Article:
Your cookies need to be secure. What does this mean, well the values used for your cookie need to be non deterministic i.e. if someone manages to grab a million of your cookies it should not be possible to determine the next value. Currently I used PRNG (Pseudo Random Number Generator) which is based on RSA X9.31 PRNG. Whatever you use to create your cookies it needs to be random.
Second your cookies should expire, always expire your cookies on the server side, I believe in having two types of expiry one for user inactivity and a second just expires your cookie after a period of time irrespective of user activity. Consider the second option a lease on your cookie. This lease time depends on the nature of your application if your banking on line you will have a very short lease period, I spend a lot of time in the HR software area and usually set the lease time to a few hours, but I recommend configuring this lease period to be easily adjustable.
Server side cookies should be purged once expired, never leave cookies hanging around on the server side.
2. Passwords / Usernames / Hash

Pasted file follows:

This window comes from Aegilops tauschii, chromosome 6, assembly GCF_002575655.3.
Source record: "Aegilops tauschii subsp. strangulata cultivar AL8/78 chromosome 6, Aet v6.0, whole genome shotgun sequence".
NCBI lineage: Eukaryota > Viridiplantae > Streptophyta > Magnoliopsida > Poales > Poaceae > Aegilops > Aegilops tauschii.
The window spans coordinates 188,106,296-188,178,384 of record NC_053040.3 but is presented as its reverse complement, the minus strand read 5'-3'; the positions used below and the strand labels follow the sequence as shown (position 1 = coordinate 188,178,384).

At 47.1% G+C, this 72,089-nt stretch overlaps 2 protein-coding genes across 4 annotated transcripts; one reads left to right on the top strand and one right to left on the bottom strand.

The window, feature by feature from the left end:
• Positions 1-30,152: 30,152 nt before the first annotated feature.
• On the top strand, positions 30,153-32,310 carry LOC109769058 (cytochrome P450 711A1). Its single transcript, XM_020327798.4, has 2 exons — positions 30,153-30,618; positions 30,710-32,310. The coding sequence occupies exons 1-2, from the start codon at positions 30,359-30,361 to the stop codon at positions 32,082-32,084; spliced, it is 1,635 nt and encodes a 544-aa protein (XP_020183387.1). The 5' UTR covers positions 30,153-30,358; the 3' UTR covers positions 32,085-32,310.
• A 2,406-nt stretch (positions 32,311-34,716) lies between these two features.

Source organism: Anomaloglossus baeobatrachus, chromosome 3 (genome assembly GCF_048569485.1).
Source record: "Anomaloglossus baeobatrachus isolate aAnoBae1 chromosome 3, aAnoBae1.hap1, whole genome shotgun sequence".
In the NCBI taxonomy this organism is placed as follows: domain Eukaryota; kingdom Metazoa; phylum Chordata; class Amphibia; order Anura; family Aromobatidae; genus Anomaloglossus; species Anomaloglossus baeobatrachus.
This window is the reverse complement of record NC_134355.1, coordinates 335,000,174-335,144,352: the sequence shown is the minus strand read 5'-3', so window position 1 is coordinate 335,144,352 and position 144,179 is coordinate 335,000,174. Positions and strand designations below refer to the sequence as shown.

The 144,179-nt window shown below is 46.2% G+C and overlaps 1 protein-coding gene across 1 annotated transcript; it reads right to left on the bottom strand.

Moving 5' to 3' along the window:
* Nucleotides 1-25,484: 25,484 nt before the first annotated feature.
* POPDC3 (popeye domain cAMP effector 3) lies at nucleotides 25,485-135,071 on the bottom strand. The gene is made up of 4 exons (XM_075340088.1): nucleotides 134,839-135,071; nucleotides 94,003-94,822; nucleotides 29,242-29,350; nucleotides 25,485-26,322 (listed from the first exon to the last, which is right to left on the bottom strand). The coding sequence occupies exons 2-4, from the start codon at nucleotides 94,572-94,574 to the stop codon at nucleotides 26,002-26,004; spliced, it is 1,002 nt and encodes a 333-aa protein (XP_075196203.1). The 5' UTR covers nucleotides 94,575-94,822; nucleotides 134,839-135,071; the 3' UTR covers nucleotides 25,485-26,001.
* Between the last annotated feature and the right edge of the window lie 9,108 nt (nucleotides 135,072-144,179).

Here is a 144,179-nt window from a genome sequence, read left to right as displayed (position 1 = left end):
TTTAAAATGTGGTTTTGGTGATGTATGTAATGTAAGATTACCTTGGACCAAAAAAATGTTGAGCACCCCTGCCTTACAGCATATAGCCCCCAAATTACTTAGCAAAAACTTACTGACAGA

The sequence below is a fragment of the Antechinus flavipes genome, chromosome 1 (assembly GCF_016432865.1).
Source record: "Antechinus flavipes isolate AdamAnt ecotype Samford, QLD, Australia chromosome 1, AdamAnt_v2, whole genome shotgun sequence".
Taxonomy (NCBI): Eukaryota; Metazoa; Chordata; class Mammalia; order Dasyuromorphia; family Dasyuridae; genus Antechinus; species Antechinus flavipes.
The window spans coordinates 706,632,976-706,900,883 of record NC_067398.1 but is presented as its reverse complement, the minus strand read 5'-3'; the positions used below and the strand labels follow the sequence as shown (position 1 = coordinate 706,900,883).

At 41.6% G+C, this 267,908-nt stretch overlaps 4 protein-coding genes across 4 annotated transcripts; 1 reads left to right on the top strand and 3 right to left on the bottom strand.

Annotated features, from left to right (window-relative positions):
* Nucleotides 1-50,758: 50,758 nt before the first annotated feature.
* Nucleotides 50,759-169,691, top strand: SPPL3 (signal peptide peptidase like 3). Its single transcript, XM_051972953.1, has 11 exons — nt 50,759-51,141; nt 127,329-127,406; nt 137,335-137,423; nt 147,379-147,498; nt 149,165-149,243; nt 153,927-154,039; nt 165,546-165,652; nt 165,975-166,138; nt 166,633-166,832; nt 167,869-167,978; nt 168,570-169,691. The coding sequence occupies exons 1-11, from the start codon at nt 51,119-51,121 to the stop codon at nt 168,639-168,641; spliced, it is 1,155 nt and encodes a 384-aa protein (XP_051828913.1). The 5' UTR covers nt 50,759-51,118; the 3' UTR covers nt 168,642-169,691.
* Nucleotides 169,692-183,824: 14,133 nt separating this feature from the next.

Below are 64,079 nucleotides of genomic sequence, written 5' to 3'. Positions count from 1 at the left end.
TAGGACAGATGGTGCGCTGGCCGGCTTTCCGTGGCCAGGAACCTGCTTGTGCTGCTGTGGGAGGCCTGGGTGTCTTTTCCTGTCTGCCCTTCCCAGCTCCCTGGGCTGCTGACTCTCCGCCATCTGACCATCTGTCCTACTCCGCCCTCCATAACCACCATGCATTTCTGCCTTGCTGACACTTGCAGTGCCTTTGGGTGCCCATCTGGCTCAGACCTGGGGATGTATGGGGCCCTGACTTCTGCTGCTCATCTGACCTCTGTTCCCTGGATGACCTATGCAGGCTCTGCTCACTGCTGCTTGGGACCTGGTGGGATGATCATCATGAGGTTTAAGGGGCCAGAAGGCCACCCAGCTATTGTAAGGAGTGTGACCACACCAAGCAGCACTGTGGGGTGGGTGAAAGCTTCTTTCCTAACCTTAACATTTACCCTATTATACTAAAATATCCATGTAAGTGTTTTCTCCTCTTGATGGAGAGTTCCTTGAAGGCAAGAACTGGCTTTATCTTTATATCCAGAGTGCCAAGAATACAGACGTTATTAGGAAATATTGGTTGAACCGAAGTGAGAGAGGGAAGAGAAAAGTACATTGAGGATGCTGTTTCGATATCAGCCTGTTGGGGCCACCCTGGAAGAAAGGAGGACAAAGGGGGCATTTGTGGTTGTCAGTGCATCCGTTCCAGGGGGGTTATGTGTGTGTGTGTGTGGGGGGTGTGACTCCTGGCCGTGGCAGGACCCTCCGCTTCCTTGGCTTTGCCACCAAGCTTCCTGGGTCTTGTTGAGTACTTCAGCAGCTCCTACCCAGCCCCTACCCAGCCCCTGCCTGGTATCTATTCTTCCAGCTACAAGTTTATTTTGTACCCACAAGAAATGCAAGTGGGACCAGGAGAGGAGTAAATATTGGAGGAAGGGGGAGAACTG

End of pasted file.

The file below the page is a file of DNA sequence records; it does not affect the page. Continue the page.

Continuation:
Recently this is where everyone is getting caught out and I don’t know why. Because, it is probably one of the easiest solutions around. A few months back you had linkedIn accounts compromised, more recently Yahoo & Nvidia had an issue with user accounts and passwords. These are only recent examples, has the writing not been on the wall, have these organisations had their head in the sand. Yahoo were just silly and had passwords in plaintext no excuse here, but Nvidia and linkedIn had the passwords hashed with no salt! This should now be obvious your passwords should be hashed with SHA-1 or MD5 or some similar hash algorithm but you must include a salt. In addition why not encrypt the username? What seems obvious is the database table storing the user credentials are being compromised i.e. Maybe a SQL injection attack selects back all columns from a table containing the credentials. What we also know is users will tend to use the same password on many sites, and usernames tend to be email address. What are the chances you use your email (gmail, hotmail etc.) account as your username and then reuse the same password, the chances are extremely high and this is what the hackers are counting on. So Web applications should be encrypting the username as well as hashing the password with a salt. This brings me to a point re: Encryption vs. Hashing, passwords should be cryptographically secure, this does not mean the password should be encrypted. I read recent reports about linkedIn and Yahoo and reporters talking about passwords not being encrypted; guess what they should not be encrypted they should be hashed as I mention above. So you have these reporters throwing mud at linkedIn and Yahoo but they don’t fully understand what they are saying. Basically you encrypt something it can be decrypted, you hash something it cant be “de-hashed”, hashing algorithms MD5 and Sha-1 are one way hash functions. But if you don’t include the salt it will be easy to crack weak passwords, lets say your password is “password123″ and a service you use is compromised, if your password is hashed with MD5 / sha-1 chances are extremely high your password will be compromised. Just Google Reverse MD5 lookup and paste in the hash value for “password123″ you will get the plaintext returned.